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New Jersey Farm Bureau News

For 15 years, certified forester Bob Williams watched over 5,000 acres of woodlands and wetlands in Atlantic County’s Estell Manor. He thinned trees, conducted controlled burns, and planted and fenced seedlings of the increasingly threatened Atlantic white cedar.

When the Christie administration bought the land from Lenape Farms Inc. eight months ago, Williams and the landowners who hired him were lauded by state officials for encouraging forest regeneration, reducing wildfire hazards, and protecting wildlife.

Last week, the forester returned to the site to find sections of the $10,000 fencing down, deer prints in the mud, and many of the seedlings gone.

To read the rest of the story from the Philadelphia Inquirer, click here.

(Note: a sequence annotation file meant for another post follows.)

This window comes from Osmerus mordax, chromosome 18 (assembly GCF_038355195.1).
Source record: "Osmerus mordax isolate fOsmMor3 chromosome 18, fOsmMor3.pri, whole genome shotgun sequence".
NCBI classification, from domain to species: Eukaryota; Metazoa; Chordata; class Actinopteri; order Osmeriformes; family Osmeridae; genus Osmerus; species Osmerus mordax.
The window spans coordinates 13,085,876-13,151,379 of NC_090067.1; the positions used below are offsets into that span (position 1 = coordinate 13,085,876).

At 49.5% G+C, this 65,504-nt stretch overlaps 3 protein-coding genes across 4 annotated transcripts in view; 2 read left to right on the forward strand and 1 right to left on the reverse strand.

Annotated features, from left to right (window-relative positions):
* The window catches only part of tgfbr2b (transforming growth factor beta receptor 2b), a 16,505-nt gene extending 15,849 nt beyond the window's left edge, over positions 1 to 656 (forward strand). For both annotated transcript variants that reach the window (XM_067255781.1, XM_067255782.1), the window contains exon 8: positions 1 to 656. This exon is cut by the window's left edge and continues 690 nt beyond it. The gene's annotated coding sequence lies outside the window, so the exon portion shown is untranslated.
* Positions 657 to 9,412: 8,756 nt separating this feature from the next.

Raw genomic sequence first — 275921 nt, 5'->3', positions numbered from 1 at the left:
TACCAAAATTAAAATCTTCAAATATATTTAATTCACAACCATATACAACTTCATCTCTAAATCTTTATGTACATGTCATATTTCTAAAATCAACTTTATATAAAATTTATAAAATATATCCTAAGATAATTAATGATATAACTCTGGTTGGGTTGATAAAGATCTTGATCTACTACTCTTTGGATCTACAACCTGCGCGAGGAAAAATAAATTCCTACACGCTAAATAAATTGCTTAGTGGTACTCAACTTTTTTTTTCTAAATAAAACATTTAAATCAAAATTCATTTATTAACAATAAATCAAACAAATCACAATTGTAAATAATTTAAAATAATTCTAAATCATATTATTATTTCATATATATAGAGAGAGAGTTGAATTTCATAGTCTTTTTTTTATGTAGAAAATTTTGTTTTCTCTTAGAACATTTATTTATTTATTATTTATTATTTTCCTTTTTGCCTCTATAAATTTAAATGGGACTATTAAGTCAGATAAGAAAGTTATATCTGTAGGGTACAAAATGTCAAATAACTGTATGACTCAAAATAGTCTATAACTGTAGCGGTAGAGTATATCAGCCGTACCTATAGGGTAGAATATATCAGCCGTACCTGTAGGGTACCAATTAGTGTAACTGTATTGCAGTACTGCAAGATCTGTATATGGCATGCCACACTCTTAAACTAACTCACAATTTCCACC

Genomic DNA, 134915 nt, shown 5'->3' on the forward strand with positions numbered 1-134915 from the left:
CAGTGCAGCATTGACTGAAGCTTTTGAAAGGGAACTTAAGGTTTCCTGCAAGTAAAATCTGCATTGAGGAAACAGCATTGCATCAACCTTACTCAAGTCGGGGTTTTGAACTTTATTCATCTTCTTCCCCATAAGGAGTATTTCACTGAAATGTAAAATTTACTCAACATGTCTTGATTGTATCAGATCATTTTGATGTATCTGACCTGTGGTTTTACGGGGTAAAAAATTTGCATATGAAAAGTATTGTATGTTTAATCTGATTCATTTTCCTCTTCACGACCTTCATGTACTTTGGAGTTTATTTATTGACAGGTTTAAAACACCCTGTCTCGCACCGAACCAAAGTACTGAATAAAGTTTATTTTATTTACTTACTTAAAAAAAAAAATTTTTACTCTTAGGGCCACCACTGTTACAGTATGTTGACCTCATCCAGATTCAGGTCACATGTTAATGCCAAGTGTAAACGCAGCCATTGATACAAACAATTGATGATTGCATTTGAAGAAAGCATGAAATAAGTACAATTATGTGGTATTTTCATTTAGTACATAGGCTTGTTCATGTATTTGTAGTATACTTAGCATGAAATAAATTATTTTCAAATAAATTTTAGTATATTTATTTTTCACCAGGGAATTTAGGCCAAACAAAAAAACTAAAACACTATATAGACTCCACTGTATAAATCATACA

Shirely Kline, owner of Happy Valley Berry Farm, doesn’t create art with paint or clay — instead she uses seeds and soil.

Going down the dirt driveway at Kline’s farm, you eventually enter a cornucopia of raspberries, blackberries, tomatoes, herbs, spinach — an Edenof fresh produce. A major reason Kline’s farm has become so popular among local residents is because Kline does not use pesticides to grow her produce.

Click here to read more from the South Jersey Times.

As House Republicans took a tentative step forward on an immigration overhaul this week and raised the possibility of citizenship for those brought to the United States illegally as young children, immigration advocates found themselves pondering a new question: Is the potential concession as far as many House Republicans are willing to go, or are they slowly inching their way toward a broader compromise?

Click here for the full story from the New York Times.